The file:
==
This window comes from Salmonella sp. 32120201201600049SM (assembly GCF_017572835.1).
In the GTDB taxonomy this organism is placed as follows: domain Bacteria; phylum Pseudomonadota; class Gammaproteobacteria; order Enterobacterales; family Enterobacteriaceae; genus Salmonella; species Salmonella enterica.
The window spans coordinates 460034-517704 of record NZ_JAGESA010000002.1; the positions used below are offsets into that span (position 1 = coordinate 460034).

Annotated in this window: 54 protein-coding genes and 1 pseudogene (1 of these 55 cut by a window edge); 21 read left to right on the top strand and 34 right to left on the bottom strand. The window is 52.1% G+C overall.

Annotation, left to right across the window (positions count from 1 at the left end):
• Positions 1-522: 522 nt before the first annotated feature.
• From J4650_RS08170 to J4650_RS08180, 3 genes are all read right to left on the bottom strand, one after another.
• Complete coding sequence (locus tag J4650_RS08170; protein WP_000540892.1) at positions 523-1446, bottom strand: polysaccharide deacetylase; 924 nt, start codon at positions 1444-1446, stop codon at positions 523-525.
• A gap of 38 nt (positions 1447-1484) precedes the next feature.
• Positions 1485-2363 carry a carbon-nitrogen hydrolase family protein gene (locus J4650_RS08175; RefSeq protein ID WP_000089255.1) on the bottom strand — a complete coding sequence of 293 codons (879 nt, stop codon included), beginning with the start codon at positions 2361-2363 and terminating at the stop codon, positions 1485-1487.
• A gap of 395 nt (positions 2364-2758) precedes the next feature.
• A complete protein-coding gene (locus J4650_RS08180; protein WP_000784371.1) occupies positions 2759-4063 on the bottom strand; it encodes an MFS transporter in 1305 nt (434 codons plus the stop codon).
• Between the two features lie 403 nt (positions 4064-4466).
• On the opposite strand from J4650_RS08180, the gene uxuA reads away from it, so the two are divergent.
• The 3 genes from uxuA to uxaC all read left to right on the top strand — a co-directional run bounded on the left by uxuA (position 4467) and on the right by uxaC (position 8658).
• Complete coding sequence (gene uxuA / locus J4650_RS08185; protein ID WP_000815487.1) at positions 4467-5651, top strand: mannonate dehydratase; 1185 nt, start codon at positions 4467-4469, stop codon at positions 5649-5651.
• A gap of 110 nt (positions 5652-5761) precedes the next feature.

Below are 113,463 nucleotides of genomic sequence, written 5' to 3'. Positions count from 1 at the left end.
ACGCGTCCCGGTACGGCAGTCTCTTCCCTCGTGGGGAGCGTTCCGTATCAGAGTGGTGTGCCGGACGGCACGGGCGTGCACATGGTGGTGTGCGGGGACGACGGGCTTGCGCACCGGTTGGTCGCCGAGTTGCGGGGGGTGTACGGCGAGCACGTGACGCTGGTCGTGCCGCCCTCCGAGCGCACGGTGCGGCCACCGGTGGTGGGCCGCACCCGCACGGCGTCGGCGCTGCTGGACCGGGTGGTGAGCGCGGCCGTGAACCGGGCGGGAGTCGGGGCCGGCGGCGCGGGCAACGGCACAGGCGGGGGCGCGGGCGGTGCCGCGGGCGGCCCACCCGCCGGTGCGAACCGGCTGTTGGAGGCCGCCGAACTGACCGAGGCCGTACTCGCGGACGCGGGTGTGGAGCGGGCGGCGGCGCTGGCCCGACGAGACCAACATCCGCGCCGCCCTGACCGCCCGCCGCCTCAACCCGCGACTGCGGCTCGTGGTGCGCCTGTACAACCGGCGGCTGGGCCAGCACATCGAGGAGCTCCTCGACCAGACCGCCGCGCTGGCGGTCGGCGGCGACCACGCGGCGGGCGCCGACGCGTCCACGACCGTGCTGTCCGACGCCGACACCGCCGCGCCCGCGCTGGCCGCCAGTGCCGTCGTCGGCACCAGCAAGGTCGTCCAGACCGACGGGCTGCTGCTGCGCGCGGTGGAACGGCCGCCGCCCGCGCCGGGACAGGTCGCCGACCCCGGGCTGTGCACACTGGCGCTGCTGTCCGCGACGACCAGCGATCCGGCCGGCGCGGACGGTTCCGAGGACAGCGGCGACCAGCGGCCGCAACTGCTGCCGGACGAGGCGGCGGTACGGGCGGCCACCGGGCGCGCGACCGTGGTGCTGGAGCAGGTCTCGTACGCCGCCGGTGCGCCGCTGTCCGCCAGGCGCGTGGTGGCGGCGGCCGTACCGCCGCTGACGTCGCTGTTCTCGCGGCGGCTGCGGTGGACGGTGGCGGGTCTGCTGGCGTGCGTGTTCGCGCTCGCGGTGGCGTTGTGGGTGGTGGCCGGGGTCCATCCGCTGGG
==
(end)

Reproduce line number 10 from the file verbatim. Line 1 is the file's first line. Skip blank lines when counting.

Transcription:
• Positions 1485-2363 carry a carbon-nitrogen hydrolase family protein gene (locus J4650_RS08175; RefSeq protein ID WP_000089255.1) on the bottom strand — a complete coding sequence of 293 codons (879 nt, stop codon included), beginning with the start codon at positions 2361-2363 and terminating at the stop codon, positions 1485-1487.